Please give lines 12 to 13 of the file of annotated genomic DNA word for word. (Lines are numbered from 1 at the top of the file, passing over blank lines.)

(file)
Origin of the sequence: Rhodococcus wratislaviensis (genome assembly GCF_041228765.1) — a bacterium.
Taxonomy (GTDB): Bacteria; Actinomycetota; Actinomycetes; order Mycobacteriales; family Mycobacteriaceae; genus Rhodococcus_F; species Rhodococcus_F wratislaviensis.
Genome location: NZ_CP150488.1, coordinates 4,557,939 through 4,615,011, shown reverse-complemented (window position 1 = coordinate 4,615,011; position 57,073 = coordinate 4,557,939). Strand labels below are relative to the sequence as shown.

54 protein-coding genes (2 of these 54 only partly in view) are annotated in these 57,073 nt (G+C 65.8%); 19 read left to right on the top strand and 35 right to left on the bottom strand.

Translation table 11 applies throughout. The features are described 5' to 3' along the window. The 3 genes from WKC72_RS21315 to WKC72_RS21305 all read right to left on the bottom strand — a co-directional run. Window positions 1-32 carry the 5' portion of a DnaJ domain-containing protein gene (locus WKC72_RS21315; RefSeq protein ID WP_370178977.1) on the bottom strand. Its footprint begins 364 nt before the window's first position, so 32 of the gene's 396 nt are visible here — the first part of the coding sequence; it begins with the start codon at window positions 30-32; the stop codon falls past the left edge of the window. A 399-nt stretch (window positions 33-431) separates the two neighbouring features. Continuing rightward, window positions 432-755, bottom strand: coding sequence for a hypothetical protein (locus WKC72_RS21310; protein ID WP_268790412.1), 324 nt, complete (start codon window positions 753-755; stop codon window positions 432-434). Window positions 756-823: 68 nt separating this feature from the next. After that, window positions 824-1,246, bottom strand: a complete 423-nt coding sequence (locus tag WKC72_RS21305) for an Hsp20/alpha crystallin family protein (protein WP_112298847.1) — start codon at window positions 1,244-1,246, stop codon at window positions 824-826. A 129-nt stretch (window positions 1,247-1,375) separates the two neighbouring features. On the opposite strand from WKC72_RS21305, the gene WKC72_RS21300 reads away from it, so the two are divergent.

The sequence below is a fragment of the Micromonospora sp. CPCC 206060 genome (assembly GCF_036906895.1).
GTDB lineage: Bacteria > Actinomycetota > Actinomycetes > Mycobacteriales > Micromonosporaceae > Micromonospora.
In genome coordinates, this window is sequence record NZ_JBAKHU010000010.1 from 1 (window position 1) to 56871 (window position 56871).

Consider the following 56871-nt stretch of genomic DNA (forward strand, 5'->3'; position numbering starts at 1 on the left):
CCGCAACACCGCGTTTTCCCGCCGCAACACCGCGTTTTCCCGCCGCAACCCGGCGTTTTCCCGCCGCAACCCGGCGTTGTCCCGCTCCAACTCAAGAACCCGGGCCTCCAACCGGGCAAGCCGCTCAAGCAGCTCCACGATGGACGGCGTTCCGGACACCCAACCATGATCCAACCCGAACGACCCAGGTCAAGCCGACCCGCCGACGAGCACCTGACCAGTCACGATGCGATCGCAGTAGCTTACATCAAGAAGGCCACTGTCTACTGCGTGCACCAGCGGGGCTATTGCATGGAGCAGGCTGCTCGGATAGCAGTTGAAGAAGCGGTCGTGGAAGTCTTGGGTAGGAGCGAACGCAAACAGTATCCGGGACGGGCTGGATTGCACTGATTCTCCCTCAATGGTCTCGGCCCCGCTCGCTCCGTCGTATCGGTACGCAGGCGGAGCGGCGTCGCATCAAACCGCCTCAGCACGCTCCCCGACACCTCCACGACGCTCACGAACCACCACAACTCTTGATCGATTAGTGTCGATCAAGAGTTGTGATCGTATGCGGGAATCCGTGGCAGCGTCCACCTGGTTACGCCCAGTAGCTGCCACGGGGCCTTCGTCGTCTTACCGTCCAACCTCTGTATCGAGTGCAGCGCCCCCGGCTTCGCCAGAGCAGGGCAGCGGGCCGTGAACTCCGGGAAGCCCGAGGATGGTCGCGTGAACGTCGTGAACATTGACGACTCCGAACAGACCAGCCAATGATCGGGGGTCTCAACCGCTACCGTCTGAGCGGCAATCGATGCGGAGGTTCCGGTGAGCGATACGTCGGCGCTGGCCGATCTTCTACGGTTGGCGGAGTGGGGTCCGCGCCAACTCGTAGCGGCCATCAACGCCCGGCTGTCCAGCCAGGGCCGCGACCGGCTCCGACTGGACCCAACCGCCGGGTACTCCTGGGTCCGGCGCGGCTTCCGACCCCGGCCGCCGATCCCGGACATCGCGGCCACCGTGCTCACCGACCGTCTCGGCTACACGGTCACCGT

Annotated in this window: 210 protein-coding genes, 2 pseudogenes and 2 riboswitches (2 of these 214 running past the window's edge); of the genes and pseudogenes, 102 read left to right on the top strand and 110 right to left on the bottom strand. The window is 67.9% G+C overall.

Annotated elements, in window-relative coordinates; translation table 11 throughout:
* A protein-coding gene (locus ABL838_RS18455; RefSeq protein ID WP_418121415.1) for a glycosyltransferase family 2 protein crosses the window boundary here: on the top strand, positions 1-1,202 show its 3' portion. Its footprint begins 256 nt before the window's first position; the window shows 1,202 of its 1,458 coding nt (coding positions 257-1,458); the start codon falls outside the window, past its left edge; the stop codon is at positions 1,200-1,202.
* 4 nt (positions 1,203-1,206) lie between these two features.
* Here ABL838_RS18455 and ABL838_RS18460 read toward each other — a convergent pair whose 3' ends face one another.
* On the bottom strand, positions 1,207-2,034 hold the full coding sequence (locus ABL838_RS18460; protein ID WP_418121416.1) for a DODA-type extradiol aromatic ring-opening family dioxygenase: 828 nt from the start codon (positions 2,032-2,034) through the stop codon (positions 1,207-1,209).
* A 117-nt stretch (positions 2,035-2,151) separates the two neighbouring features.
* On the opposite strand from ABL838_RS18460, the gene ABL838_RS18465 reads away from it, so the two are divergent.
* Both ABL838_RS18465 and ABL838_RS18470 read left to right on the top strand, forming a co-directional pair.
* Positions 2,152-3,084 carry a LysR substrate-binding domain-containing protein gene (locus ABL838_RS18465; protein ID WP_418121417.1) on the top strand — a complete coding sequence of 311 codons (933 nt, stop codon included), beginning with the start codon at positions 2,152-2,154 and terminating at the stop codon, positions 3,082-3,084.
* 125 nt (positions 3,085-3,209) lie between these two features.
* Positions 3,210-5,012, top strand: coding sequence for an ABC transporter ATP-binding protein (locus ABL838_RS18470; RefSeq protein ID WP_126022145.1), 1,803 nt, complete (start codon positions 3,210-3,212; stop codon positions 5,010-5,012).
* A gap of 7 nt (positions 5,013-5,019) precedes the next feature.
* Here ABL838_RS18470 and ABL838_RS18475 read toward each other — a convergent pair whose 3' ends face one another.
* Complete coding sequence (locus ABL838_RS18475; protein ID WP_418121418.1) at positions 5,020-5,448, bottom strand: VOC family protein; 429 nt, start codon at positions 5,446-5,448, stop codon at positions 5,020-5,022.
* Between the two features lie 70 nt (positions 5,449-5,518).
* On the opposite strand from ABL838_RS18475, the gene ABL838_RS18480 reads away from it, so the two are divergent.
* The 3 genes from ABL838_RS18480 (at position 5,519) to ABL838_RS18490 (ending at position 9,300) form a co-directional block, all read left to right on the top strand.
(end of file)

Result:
Annotated elements, in window-relative coordinates; translation table 11 throughout:
* A protein-coding gene (locus ABL838_RS18455; RefSeq protein ID WP_418121415.1) for a glycosyltransferase family 2 protein crosses the window boundary here: on the top strand, positions 1-1,202 show its 3' portion. Its footprint begins 256 nt before the window's first position; the window shows 1,202 of its 1,458 coding nt (coding positions 257-1,458); the start codon falls outside the window, past its left edge; the stop codon is at positions 1,200-1,202.